Cruz: I was scared. You know, initially, I heard that there was radioactivity and there was lots of mention about the dangers of all of that. And so I wasn’t sure if we would end up with a Tampa Bay that glowed at night. I still think that we’ll have algae blooms. I think that the grasses that manatees feed off of that will probably die off too. I worry about that. We’ll have algae blooms. It will kill the grasses. It will kill the manatees. We were talking (Wednesday) about putting manatees back on the endangered species list, because we’re losing them at record numbers. We haven’t really been able to explain exactly why. They’re starving because the grasses are dying. Feeding them is not the answer, because then they become dependent. So, we have to figure out what’s going on in our ecosystem, and this doesn’t help. This is quite worrisome. 

Florida Politics: Talk about the $200 million that is budgeted to clean up Piney Point. 

Cruz: This is privately owned property. It’s owned by a company who purchased this, and then basically has walked away from it and is claiming that they’re insolvent. We question that as to whether they really are, but that’s the narrative that they’re putting out, is that they don’t have the money. In the meantime, we can’t wait for a lawsuit for their dollars to come to fix this mess. So, we as a state are going to step in. It will be at the expense of the taxpayer, because this is the American Rescue money that the Biden administration has sent down to the states. So, we can thank the Biden administration for this money that they’re sending down. If they hadn’t sent this down, I’m not quite sure as a state what we would do given our budget and the expenses of the COVID pandemic. But now we’ll take $200 million, and we will use that to repair and patch the leak, but that doesn’t take care of everything that’s there. We have to deal with these reservoirs.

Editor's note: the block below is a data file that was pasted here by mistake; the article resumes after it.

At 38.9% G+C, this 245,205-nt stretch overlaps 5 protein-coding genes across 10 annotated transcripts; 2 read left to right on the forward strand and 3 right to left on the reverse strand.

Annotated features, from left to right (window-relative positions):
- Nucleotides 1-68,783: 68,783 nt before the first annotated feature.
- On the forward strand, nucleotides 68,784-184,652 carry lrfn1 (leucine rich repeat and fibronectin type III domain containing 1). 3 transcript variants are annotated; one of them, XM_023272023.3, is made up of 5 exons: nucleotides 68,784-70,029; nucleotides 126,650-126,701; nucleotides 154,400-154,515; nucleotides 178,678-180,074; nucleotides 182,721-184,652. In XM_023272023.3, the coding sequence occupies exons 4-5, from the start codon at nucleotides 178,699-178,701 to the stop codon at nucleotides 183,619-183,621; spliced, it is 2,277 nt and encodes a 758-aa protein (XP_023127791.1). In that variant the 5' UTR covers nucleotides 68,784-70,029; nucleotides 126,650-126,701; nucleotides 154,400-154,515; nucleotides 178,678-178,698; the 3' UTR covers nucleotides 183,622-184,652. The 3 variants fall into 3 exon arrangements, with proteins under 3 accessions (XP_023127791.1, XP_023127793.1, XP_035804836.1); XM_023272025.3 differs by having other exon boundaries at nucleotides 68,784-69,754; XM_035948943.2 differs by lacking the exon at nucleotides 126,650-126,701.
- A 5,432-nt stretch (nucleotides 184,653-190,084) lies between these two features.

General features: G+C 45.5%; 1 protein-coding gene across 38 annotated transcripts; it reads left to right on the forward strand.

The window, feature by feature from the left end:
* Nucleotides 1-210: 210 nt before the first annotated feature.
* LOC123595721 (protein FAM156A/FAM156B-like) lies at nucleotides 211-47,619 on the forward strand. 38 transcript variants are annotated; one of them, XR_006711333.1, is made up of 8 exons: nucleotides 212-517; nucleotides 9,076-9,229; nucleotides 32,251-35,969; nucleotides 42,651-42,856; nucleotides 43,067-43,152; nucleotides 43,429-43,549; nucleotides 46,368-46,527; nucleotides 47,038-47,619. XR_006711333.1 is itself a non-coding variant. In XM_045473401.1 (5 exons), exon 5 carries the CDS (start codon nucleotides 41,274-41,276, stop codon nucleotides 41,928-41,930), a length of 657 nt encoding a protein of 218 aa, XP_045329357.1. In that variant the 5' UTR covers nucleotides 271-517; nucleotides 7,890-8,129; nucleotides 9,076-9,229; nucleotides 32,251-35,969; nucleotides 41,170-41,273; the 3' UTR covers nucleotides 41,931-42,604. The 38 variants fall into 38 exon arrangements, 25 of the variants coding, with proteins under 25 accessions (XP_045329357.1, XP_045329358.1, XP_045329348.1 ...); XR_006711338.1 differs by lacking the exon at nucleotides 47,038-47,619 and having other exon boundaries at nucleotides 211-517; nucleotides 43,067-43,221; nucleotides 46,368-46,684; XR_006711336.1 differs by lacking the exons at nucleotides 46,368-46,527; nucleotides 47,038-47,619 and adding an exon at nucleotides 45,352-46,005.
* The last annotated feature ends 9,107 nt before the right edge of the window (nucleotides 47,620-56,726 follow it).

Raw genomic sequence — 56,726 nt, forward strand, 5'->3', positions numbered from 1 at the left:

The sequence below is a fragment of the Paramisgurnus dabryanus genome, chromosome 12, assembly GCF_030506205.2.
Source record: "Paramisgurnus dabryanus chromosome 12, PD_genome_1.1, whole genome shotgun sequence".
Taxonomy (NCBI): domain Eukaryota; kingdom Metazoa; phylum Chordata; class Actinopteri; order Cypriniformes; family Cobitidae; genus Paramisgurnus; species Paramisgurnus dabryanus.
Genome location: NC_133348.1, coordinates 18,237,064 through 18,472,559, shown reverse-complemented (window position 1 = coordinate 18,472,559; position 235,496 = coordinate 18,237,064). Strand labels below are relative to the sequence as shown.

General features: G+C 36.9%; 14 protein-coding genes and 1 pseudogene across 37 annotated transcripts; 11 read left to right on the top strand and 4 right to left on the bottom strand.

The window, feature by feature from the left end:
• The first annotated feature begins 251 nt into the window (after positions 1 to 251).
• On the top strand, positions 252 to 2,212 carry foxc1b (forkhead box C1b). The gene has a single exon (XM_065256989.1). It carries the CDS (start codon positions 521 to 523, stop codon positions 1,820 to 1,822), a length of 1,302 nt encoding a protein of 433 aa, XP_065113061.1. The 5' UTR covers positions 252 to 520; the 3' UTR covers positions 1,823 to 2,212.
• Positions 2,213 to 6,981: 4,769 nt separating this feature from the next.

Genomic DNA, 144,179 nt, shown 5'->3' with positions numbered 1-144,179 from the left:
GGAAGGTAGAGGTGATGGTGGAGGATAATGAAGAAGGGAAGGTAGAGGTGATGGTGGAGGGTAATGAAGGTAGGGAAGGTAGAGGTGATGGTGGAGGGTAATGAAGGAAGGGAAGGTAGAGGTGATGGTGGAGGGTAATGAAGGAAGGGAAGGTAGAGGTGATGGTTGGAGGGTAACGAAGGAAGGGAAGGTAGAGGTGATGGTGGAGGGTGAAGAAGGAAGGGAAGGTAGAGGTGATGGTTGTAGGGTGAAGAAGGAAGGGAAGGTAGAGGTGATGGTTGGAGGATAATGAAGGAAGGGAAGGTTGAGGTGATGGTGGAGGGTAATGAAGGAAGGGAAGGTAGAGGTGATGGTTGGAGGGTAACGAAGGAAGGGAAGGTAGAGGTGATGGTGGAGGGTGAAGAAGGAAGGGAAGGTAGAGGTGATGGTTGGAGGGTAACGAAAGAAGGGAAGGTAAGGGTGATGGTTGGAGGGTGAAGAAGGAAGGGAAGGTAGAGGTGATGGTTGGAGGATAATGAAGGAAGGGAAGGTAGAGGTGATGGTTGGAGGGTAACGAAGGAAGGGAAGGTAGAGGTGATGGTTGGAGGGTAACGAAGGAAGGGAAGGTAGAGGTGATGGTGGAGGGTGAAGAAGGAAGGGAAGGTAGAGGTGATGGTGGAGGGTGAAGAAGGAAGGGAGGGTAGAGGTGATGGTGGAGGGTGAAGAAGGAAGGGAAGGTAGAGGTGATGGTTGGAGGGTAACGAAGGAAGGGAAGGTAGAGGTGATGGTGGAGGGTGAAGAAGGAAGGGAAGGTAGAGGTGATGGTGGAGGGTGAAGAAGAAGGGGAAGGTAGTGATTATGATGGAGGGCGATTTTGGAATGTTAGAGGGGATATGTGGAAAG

Florida Politics: You have a bill (SB 786) that would cap the price of insulin for people who need that drug to live. Can you talk about that?